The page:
Data may be striped across the nodes of each storage cluster. For instance, the cluster 2105A may stripe data across the storage nodes 2102A, 2102B, 2102C, and 2102D. The cluster 2105B may similarly stripe data across the storage nodes 2102E, 2102F, and 2102G. Striping data across nodes generally ensures that different I/O operations are fielded by different nodes, thereby utilizing all of the nodes simultaneously, and that the same I/O operation is not split between multiple nodes. Striping the data in this manner provides a boost to random I/O performance without decreasing sequential I/O performance.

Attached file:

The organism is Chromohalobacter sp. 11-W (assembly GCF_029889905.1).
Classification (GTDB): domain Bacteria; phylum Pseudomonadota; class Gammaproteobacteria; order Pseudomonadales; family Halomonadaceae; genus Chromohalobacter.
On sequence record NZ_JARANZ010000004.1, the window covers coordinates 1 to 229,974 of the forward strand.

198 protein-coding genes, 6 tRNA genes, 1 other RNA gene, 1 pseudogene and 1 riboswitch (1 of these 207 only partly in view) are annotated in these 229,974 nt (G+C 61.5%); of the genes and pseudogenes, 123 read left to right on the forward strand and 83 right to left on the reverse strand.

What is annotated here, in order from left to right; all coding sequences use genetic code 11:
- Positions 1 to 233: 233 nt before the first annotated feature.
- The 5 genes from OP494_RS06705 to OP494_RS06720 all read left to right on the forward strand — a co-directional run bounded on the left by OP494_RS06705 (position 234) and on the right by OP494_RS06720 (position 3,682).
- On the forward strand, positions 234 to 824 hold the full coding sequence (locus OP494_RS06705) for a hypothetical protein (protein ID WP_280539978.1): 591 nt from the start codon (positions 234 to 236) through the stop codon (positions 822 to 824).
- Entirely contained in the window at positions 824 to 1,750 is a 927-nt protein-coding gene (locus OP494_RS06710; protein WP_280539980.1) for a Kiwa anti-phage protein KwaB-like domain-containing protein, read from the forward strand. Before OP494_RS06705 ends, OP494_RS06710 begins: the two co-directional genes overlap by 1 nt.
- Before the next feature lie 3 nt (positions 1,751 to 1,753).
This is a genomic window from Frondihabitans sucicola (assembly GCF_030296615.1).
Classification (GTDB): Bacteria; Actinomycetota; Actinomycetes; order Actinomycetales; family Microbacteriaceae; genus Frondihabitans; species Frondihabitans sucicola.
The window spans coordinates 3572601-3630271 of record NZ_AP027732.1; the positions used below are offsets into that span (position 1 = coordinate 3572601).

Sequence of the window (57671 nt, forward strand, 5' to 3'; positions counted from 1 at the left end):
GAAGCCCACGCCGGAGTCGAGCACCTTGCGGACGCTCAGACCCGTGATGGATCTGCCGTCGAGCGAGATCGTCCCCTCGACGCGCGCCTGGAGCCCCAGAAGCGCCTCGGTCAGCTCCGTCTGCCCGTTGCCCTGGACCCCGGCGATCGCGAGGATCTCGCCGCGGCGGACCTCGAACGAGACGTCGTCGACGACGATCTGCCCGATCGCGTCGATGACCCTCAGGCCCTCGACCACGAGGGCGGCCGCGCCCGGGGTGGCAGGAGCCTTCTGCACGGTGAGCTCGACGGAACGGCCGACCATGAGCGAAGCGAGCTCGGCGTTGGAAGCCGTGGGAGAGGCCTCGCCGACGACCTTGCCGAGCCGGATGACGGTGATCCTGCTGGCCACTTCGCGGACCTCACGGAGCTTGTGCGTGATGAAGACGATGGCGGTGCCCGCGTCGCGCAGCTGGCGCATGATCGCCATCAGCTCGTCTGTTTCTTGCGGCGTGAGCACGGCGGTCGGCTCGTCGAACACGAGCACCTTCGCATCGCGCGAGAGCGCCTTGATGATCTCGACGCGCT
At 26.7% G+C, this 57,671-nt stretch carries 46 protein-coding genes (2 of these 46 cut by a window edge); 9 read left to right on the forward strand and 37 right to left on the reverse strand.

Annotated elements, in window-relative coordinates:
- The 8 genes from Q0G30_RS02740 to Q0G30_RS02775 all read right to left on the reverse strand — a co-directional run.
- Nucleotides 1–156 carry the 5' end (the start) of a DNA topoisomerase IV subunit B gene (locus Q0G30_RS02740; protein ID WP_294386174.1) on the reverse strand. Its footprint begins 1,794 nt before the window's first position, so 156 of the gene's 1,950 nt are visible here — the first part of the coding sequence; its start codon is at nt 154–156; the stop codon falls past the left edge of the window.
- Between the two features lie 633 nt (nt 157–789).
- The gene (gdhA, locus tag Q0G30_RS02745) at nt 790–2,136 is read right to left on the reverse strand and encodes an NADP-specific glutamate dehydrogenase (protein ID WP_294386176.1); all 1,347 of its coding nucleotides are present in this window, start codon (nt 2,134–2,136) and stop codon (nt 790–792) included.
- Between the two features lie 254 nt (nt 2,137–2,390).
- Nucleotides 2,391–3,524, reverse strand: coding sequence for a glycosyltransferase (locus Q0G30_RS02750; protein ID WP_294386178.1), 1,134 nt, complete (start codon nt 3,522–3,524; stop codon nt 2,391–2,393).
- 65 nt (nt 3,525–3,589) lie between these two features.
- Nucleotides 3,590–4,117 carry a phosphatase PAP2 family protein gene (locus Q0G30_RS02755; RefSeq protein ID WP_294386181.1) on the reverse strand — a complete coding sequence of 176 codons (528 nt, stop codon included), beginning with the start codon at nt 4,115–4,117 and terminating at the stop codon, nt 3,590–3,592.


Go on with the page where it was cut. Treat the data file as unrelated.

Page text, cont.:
According to embodiments, each storage server computer 2102A-2102G includes one or more network ports operatively connected to a network switch 2106 using appropriate network cabling. It should be appreciated that, according to embodiments of the invention, Ethernet or Gigabit Ethernet may be utilized. However, it should also be appreciated that other types of suitable physical connections may be utilized to form a network of which each storage server computer 2102A-2102G is a part. Through the use of the network ports and other appropriate network cabling and equipment, each node within a cluster is communicatively connected to the other nodes within the cluster. Many different types and number of connections may be made between the nodes of each cluster.